Season 3, Episode 10
Trial and Execution
There is an inevitable march to the gallows for the captured spies on both sides.
In a flashback to 1776, Nathan Hale is hanged as an American spy.
In Setauket, Captain Simcoe starts to hang Abe Woodhull from a tree. Richard Woodhull intervenes and reminds Simcoe that Abe is legally entitled to a trial. Simcoe points out that Richard would be obliged to act as prosecutor since he is the town magistrate. Richard agrees.
Washington, Ben Tallmadge and Hamilton find Peggy in a disheveled state. She screams that spirits have taken Arnold. Washington calls for a doctor.
At Whitehall, Mary Woodhull rebukes Richard for standing against Abe and asks who will defend Abe at trial. Richard says that Abe has chosen to defend himself.
Abe spends the night in the stockade.
In Washington's tent, John André describes his correspondence with Arnold to Washington and Ben, and says that Arnold acted alone. André requests a fresh uniform from his home and asks that he be executed by firing line rather than hanging, which is reserved for spies. Washington agrees to consider his request.
General Clinton brings Arnold to André's home for temporary lodging. A courier delivers a dispatch from Washington then picks up André's outgoing mail. Clinton asks if any envelopes are addressed to him. Cicero quietly leaves the room. Clinton reads Washington's dispatch and announces that they're going to try John André as a spy, not an officer. He says Washington also proposed trading André for Arnold.
Upstairs, Cicero burns the letter that André wrote to Clinton, revealing Samuel Culper's true identity.
In Setauket, the trial begins. Abe remains quiet until Simcoe takes the stand, at which point he confronts Simcoe about ordering Corporal Eastin to shoot Richard at Whitehall. Abe also confronts Simcoe about destroying residents' property. Richard cuts him off.
At Rivington's Corner, Maarten DeJong delivers a message to Colonel Cooke. Cooke explodes and leaves in a rush. Meanwhile, Samuel Townsend urges Robert Townsend to rejoin the cause. Townsend refuses.
Washington meets with Ben, Anna Strong and Caleb Brewster to assess their chains of intelligence. Anna insists they emancipate Abigail, though Washington contends that she might still prove valuable if transferred to another royal officer. Ben urges Washington to hang André to restore trust among their soldiers, but Washington argues that André was merely doing his duty as an officer. Ben also urges Washington to bring Abe in, but Washington refuses. To illustrate Abe's usefulness, Washington points out that Abe has survived as a spy for years whereas Nathan Hale and André were both caught on their first mission.
At the trial, Simcoe accuses Richard of intentionally drawing out the case. Richard calls Mary to the stand and interrogates her at great length. Mary announces that Richard revealed their secrets to Simcoe. The townspeople react angrily.
At André's trial, the board determines that he is a spy and will be punished by death. Afterwards, Washington shows Ben a letter from Arnold in which he threatens to harm American prisoners.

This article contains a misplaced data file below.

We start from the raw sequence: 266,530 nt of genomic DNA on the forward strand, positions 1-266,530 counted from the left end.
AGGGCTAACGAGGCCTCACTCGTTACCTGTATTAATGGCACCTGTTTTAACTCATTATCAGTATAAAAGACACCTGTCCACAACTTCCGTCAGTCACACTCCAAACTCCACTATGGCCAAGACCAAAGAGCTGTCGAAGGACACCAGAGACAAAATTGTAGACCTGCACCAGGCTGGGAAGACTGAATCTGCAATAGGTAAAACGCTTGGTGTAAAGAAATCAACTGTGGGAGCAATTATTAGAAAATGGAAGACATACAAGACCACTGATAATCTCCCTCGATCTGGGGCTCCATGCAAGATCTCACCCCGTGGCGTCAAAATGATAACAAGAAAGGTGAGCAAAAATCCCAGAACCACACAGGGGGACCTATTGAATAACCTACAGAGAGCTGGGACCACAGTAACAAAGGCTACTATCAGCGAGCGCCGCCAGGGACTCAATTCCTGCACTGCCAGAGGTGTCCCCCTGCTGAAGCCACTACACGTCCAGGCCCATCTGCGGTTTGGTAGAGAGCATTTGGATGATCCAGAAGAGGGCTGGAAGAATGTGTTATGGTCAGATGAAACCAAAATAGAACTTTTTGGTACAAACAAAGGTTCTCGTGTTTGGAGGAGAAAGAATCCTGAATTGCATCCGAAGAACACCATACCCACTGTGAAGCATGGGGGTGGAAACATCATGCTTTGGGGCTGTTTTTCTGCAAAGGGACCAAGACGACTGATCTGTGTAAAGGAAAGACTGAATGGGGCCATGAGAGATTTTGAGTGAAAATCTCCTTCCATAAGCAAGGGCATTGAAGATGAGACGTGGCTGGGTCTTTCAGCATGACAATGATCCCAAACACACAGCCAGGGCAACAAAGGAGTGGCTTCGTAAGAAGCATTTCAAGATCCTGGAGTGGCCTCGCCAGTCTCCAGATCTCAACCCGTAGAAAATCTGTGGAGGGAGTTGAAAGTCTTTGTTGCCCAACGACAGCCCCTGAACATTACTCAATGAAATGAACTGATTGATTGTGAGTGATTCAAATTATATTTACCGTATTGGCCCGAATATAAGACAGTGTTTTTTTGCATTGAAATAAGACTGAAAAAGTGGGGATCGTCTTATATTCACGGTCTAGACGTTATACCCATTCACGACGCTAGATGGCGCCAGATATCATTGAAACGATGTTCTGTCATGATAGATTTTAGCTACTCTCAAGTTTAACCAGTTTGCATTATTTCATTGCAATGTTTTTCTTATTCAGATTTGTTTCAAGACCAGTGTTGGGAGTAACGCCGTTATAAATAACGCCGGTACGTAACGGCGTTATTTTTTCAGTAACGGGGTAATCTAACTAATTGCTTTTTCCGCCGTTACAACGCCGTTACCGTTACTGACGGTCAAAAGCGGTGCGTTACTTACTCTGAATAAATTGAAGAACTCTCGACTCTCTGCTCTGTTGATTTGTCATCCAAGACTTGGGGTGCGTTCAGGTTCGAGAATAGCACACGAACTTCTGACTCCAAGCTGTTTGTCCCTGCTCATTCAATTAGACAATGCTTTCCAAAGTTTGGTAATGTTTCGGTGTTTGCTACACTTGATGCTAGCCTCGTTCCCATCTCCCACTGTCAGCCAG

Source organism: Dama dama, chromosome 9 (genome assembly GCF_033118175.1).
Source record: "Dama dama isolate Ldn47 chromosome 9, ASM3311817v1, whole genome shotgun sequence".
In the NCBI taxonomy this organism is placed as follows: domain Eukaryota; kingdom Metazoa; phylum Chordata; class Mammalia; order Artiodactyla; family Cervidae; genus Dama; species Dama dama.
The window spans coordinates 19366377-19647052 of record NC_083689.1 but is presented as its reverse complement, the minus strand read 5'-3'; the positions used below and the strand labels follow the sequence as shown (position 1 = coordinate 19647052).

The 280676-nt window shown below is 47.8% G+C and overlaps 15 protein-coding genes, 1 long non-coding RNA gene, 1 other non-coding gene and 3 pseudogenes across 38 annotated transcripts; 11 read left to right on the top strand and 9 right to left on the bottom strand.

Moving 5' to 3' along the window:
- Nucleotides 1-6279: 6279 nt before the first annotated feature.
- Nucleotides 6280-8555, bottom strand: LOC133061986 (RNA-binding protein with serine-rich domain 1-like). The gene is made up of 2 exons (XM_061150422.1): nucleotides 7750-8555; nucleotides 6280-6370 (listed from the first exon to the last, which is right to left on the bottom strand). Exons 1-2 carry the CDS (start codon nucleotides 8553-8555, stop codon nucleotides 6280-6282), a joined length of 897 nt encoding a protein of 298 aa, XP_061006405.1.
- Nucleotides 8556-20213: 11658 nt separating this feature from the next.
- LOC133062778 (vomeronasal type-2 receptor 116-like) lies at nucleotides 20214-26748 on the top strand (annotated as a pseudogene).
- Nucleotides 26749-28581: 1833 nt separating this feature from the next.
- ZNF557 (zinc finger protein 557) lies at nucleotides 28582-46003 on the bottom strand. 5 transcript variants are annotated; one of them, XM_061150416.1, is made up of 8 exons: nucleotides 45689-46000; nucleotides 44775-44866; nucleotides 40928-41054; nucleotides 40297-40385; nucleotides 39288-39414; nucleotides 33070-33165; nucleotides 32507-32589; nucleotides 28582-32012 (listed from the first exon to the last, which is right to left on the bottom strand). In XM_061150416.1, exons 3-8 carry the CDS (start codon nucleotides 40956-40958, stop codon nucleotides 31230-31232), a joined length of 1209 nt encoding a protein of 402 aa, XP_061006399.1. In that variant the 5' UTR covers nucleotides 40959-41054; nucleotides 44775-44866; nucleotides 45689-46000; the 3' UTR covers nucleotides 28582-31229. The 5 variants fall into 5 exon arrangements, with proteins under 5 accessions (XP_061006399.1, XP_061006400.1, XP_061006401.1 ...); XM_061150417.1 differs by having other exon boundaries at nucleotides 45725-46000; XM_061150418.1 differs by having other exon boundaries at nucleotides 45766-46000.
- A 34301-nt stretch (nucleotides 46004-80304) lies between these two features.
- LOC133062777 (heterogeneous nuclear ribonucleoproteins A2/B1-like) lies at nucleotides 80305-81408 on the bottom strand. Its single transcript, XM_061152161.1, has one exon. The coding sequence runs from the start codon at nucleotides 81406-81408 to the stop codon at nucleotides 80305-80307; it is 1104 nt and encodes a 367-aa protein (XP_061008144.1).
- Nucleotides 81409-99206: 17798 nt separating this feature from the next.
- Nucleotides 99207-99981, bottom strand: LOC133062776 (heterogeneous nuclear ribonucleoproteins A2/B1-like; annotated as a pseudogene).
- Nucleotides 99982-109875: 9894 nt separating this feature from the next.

At André's house, Clinton rebukes Arnold for threatening to harm prisoners of war. He says he would gladly trade Arnold for André if trading defectors didn't discourage future rebels from defecting. He informs Arnold that he will be receiving a lowly brigadier rank but doubts anyone will serve under a turncoat.
Abigail arrives in Washington's camp. Anna informs her that she does not need to return to New York.
Abigail brings André his uniform. He comforts her as she cries for him.
Simcoe informs Abe that it's time for closing statements.
Ben and André ride in a carriage to André's execution. They express mutual admiration for each other's work. André asks who Culper's contact was in New York. Ben evades the question. André admits to Ben that he performed his duty for a woman, not for the king. Ben notices a drawing of Peggy's eyes in one of André's sketches.
As Richard begins his closing arguments, Abe has flashbacks to happier moments with his father. He interrupts Richard to proclaim that he was responsible for the riots that killed his brother Thomas. Unwilling to lie anymore, he admits to the charges against him. Simcoe pronounces death by hanging.
André marches to his execution and is taken aback when he sees the gallows instead of a firing squad. As he pronounces his final words, he spots Peggy in the crowd. Ben sees their gazes meet. André is hanged.
As Abe stands on the gallows platform, an advance rider informs Wakefield that Cooke is en route. Simcoe hangs Abe, but Richard, Mary and other townspeople lift Abe's body to loosen the noose. Cooke arrives as the residents help Abe to the ground. Cooke screams at Simcoe for destroying army property in Setauket and orders Simcoe to leave Setauket. Richard, who was responsible for summoning Cooke, snarls at Simcoe.
Ben approaches Peggy and assures her that André was thinking of her to the very end. He urges Peggy to flee before her role in Arnold's treachery is discovered.
Arnold walks into Rivington's Corner. "Turncoat," someone whispers. Arnold grumbles to Townsend about the rebel spies who foiled his plans and vows to seek revenge. Townsend tells Rivington he'd like to buy an advertisement.